Today In The Mayonnaise Clinic: Why Do Journalists Talk About Feelings So Much?
Plus: Josh is not very good at poker.
Happy Wednesday! Before I get to the mail this week, I want to address a question I get sometimes: Why the hell is this called the “Mayonnaise Clinic”? And it’s a fair question.
If you’re not familiar, I wrote a seminal piece on mayonnaise back in 2018 for Insider, titled “You Like Mayonnaise.” The point of the piece is not so much that mayonnaise is good — though it is — but that your revealed preference is for mayonnaise, even if you protest otherwise. Mayonnaise is in and on everything. Sometimes it’s mixed with other foods and you call it “salad.” Sometimes it’s flavored and you call it “aïoli.” In any case, you eat it, and therefore you like it.
These are the levels of self-knowledge I hope to help us all reach in this weekly mailbag (mail-jar) column. We’re learning, together.
Now, the mail.
Cody Kuiper has a question about NPR:
Back for a second question after getting some solid and very public advice from you to ditch my super negative friends!
I saw you recently draw attention to NPR advising their readers on how to deal with traumatic news stories (breathe lmao). It seems like this has been a trend for a few years now where journalists — not just at NPR, but in legacy media as a whole — want to tell readers how they should feel about a certain piece of news.
Is this something you notice on a wider scale, too? I'm not sure if it's simply generational, or it's an overcorrection from these outlets feeling like they failed to properly frame the stakes of the 2016 election.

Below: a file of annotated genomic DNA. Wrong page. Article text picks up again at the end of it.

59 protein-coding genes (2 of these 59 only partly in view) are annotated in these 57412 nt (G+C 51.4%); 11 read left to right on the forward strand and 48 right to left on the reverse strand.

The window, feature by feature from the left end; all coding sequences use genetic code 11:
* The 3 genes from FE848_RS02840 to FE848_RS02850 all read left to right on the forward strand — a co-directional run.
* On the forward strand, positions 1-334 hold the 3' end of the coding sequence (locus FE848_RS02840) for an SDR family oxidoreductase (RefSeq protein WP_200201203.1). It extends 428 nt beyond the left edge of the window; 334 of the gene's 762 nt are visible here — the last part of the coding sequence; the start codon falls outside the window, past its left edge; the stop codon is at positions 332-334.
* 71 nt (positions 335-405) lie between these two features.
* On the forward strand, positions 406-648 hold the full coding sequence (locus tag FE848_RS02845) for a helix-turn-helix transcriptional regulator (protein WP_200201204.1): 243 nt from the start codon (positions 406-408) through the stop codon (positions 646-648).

I'm an advocate for open conversations around mental health, but it does feel like journalists' personal moods and anxieties are coloring their pieces in ways they didn't used to.
So, NPR, like other major outlets, is in a lot of businesses at once. They’re doing in-depth on the ground coverage of the war from Ukraine. They also have a section for life advice, for readers who I guess want to be advised on things like what to do when the news stresses them out. But when NPR shared this listicle — “5 ways to cope with the stressful news cycle” — with its 9 million Twitter followers, that reflected a news judgment that this was something the whole reading public needed to know about. And that wasn’t very good news judgment.
One thing going on here is that journalists have become obsessed with trauma and especially with the alleged trauma of having to interface with the news. That can be because news content itself is traumatic, or it can be because being a reporter requires having interactions with sources and coverage subjects and readers who can be hostile and unreasonable. It’s a flip side of the self-vaunting the media has engaged in since Donald Trump won the 2016 election, talking endlessly about our own role as a bulwark of democracy: Since we’re so important, we get to take righteous umbrage when people say unkind things about us, and generally talk a lot about how hard and perhaps even traumatic it is to do our jobs.
I really don’t care for this talk. Our readers’ jobs can be stressful and unpleasant too, everyone has their troubles, and unlike some of the subjects of our coverage, we sought to be public facing. This last part is especially important — we subject other people to the spotlight, in ways they do not control, often against their preference. There are good reasons why we do this.1 But since we do, it does not behoove us to complain about how hard it is to be in and around the news.
The other trend, as you note, is news that’s written to tell you how you should feel and what you should think. This is definitely on the rise, and I think a lot of the blame lies with readers, many of whom seem to demand this format. Look how mad people on Twitter get at Maggie Haberman for not appending “and that is bad” after whatever she reports Donald Trump is doing.
But there are also important drivers of this on the supply side.
One is what journalist Wesley Lowery calls “moral clarity” — which includes adding more explicit moral judgments into news coverage. Passing moral judgment is not precisely the same thing as telling people how to feel, but it’s hard to do the former without appearing to do the latter. And the dominant news stories of the last six years have tended to lend themselves to the impulse to moralize.
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